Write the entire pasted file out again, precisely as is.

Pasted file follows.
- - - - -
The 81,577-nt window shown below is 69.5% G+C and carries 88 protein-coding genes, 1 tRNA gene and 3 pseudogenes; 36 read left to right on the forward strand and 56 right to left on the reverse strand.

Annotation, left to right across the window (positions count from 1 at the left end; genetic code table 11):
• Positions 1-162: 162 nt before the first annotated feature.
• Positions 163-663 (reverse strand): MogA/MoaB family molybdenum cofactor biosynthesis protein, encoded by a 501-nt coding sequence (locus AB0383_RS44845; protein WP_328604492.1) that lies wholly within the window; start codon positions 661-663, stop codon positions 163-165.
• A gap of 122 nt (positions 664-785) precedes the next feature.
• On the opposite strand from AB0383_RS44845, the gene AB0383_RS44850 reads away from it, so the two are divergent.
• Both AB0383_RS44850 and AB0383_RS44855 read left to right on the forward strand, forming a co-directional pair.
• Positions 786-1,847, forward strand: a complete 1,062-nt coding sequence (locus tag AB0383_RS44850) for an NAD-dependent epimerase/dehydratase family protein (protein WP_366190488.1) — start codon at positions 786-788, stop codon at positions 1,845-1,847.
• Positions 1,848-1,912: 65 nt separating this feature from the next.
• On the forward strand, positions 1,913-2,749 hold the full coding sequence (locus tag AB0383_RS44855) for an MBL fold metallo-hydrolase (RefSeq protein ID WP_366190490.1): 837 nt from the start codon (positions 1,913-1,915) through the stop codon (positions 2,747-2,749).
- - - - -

The 81,577-nt window shown below is 69.5% G+C and carries 88 protein-coding genes, 1 tRNA gene and 3 pseudogenes; 36 read left to right on the forward strand and 56 right to left on the reverse strand.

Annotation, left to right across the window (positions count from 1 at the left end; genetic code table 11):
• Positions 1-162: 162 nt before the first annotated feature.
• Positions 163-663 (reverse strand): MogA/MoaB family molybdenum cofactor biosynthesis protein, encoded by a 501-nt coding sequence (locus AB0383_RS44845; protein WP_328604492.1) that lies wholly within the window; start codon positions 661-663, stop codon positions 163-165.
• A gap of 122 nt (positions 664-785) precedes the next feature.
• On the opposite strand from AB0383_RS44845, the gene AB0383_RS44850 reads away from it, so the two are divergent.
• Both AB0383_RS44850 and AB0383_RS44855 read left to right on the forward strand, forming a co-directional pair.
• Positions 786-1,847, forward strand: a complete 1,062-nt coding sequence (locus tag AB0383_RS44850) for an NAD-dependent epimerase/dehydratase family protein (protein WP_366190488.1) — start codon at positions 786-788, stop codon at positions 1,845-1,847.
• Positions 1,848-1,912: 65 nt separating this feature from the next.
• On the forward strand, positions 1,913-2,749 hold the full coding sequence (locus tag AB0383_RS44855) for an MBL fold metallo-hydrolase (RefSeq protein ID WP_366190490.1): 837 nt from the start codon (positions 1,913-1,915) through the stop codon (positions 2,747-2,749).